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Feather cloak and helmet gifted to Captain Cook to return permanently to Hawai‘i

The ʻahu ʻula (feather cloak). Photo / Te Papa

An ʻahu ʻula (feather cloak) and mahiole (feather helmet) gifted to Captain Cook in 1779 are being permanently returned to Hawaiʻi by the Museum of New Zealand Te Papa Tongarewa.

These cherished items were gifts from Hawaiian Chief Kalani‘ōpu‘u to Captain James Cook and have been in Te Papa’s collection since being gifted to the museum in 1912.

In March 2016, the items returned to Hawaiʻi to Bishop Museum in Honolulu on long-term loan. Today it was confirmed that the ‘ahu ʻula and mahiole will remain in Hawaiʻi in perpetuity, being held in trust for the people of Hawai‘i by Bishop Museum.

These stunning feather garments are among the most significant cultural treasures in Hawaiian society, and have an incredible story to tell about the history of the Pacific.

This historic repatriation is the result of a close partnership between the Office of Hawaiian Affairs, the Museum of New Zealand Te Papa Tongarewa, and Bernice Pauahi Bishop Museum. It is also supported by the descendants of Lord St Oswald, who donated the items to New Zealand’s Dominion Museum in 1912.

Arapata Hakiwai, Kaihautū (Māori co-leader) of Te Papa, said it was an honour to be able to return these taonga permanently to the people of Hawai‘i.

“These priceless treasures have so much to tell us about our shared Pacific history. We are honoured to be able to return them home, to reconnect them with their land and their people,” said Dr Hakiwai.

“Woven into these taonga is the story of our Pacific history, with all its beauty, challenges and complexity. When I see these treasures, I’m reminded about the whakatauki or proverb, ‘He Toi Whakairo, He Mana Tangata’: ‘Where there is artistic excellence, there is human dignity.’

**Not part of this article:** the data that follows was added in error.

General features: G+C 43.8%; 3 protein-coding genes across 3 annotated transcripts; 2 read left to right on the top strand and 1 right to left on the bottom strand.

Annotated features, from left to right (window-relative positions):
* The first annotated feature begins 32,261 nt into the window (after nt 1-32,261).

“Te Papa was founded on the principle of Mana Taonga, which recognises the deep connections of taonga to their source communities. Returning these taonga to Hawai‘i is a powerful example of that principle in action.”

Te Papa Kaihautū Arapata Hakiwai speaks at the ceremony to return the ‘ahu ‘ula and mahiole, 2016. The cloak lies flat while a replica is draped on a mannequin. Photo / Te Papa

“For nearly 250 years, these mea makamae (cultural treasures) have been abroad, illustrating the amazing story of our kūpuna (ancestors) and their superlative craftsmanship,” said OHA Ka Pouhana (Chief Executive Officer) Sylvia Hussey.

“We were honoured to be part of the effort to permanently return these beloved items home, where they will continue to inspire future generations of Native Hawaiians. We extend a warm mahalo (thanks) to the Museum of New Zealand Te Papa Tongarewa, Bishop Museum, former OHA CEO Kamanaʻopono Crabbe, and all of those, past and present, who made this possible.”

“After more than a century in Te Papa’s care, we are humbled to accept the kuleana (responsibility) of caring for the ʻahu ʻula and mahiole of Kalaniʻōpuʻu. Together with our partners at OHA and members of our community, we have witnessed these precious pieces of our cultural heritage return home,” said President and CEO of Bishop Museum Melanie Y. Ide.

“With their extraordinary presence, they give the people of Hawai‘i a tangible connection to the past, and to ancestors whose mana remain strongly rooted. The impact of this gift will be felt for generations, and we will honor Te Papa’s inspirational act of leadership and generosity with our commitment to strengthen the kinship between our peoples and institutions. We offer our deepest gratitude and aloha to our friends in Aotearoa, and look forward to all that we will do together as a Pacific community.”

Museum of New Zealand Te Papa Tongarewa

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